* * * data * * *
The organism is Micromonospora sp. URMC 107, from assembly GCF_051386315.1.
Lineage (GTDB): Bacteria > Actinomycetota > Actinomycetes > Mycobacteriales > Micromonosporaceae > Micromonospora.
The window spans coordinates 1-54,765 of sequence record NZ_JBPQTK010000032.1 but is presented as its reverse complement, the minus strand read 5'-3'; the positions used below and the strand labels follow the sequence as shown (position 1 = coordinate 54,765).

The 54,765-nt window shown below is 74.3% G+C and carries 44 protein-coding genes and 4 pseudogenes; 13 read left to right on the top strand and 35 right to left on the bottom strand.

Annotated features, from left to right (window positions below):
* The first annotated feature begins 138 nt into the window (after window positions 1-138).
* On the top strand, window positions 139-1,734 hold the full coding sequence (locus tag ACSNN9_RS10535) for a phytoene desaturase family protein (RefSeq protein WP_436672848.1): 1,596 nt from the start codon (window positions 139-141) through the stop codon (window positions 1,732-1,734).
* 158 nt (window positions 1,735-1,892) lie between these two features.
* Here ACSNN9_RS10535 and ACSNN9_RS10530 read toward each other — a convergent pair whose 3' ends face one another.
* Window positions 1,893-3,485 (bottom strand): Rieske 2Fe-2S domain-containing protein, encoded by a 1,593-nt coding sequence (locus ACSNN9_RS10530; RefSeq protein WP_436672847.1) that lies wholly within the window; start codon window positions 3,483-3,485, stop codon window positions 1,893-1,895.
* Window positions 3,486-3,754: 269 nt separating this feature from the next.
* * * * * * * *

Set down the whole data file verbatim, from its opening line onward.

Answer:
The organism is Micromonospora sp. URMC 107, from assembly GCF_051386315.1.
Lineage (GTDB): Bacteria > Actinomycetota > Actinomycetes > Mycobacteriales > Micromonosporaceae > Micromonospora.
The window spans coordinates 1-54,765 of sequence record NZ_JBPQTK010000032.1 but is presented as its reverse complement, the minus strand read 5'-3'; the positions used below and the strand labels follow the sequence as shown (position 1 = coordinate 54,765).

The 54,765-nt window shown below is 74.3% G+C and carries 44 protein-coding genes and 4 pseudogenes; 13 read left to right on the top strand and 35 right to left on the bottom strand.

Annotated features, from left to right (window positions below):
* The first annotated feature begins 138 nt into the window (after window positions 1-138).
* On the top strand, window positions 139-1,734 hold the full coding sequence (locus tag ACSNN9_RS10535) for a phytoene desaturase family protein (RefSeq protein WP_436672848.1): 1,596 nt from the start codon (window positions 139-141) through the stop codon (window positions 1,732-1,734).
* 158 nt (window positions 1,735-1,892) lie between these two features.
* Here ACSNN9_RS10535 and ACSNN9_RS10530 read toward each other — a convergent pair whose 3' ends face one another.
* Window positions 1,893-3,485 (bottom strand): Rieske 2Fe-2S domain-containing protein, encoded by a 1,593-nt coding sequence (locus ACSNN9_RS10530; RefSeq protein WP_436672847.1) that lies wholly within the window; start codon window positions 3,483-3,485, stop codon window positions 1,893-1,895.
* Window positions 3,486-3,754: 269 nt separating this feature from the next.